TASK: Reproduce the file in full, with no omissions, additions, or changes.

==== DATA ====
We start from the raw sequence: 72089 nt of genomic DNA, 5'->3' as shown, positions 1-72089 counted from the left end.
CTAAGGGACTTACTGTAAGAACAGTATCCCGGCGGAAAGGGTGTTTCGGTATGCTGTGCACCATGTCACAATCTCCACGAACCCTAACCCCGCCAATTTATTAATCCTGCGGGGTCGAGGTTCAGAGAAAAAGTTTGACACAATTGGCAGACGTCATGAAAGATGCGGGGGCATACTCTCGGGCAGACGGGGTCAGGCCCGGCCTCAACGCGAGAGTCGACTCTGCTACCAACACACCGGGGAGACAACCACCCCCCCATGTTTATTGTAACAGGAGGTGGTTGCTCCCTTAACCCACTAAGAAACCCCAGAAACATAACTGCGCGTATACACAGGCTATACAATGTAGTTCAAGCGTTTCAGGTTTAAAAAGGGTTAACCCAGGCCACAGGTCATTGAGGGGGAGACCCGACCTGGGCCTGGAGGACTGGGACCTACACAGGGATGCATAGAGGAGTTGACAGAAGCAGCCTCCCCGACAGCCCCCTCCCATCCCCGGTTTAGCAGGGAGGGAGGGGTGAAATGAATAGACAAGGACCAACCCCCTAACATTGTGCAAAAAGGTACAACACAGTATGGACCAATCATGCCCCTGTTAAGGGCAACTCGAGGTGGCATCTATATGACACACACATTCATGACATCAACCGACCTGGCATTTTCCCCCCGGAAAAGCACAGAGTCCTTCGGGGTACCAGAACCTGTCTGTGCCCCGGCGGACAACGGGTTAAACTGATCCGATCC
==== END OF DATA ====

We start from the raw sequence: 72089 nt of genomic DNA, 5'->3' as shown, positions 1-72089 counted from the left end.
CTAAGGGACTTACTGTAAGAACAGTATCCCGGCGGAAAGGGTGTTTCGGTATGCTGTGCACCATGTCACAATCTCCACGAACCCTAACCCCGCCAATTTATTAATCCTGCGGGGTCGAGGTTCAGAGAAAAAGTTTGACACAATTGGCAGACGTCATGAAAGATGCGGGGGCATACTCTCGGGCAGACGGGGTCAGGCCCGGCCTCAACGCGAGAGTCGACTCTGCTACCAACACACCGGGGAGACAACCACCCCCCCATGTTTATTGTAACAGGAGGTGGTTGCTCCCTTAACCCACTAAGAAACCCCAGAAACATAACTGCGCGTATACACAGGCTATACAATGTAGTTCAAGCGTTTCAGGTTTAAAAAGGGTTAACCCAGGCCACAGGTCATTGAGGGGGAGACCCGACCTGGGCCTGGAGGACTGGGACCTACACAGGGATGCATAGAGGAGTTGACAGAAGCAGCCTCCCCGACAGCCCCCTCCCATCCCCGGTTTAGCAGGGAGGGAGGGGTGAAATGAATAGACAAGGACCAACCCCCTAACATTGTGCAAAAAGGTACAACACAGTATGGACCAATCATGCCCCTGTTAAGGGCAACTCGAGGTGGCATCTATATGACACACACATTCATGACATCAACCGACCTGGCATTTTCCCCCCGGAAAAGCACAGAGTCCTTCGGGGTACCAGAACCTGTCTGTGCCCCGGCGGACAACGGGTTAAACTGATCCGATCC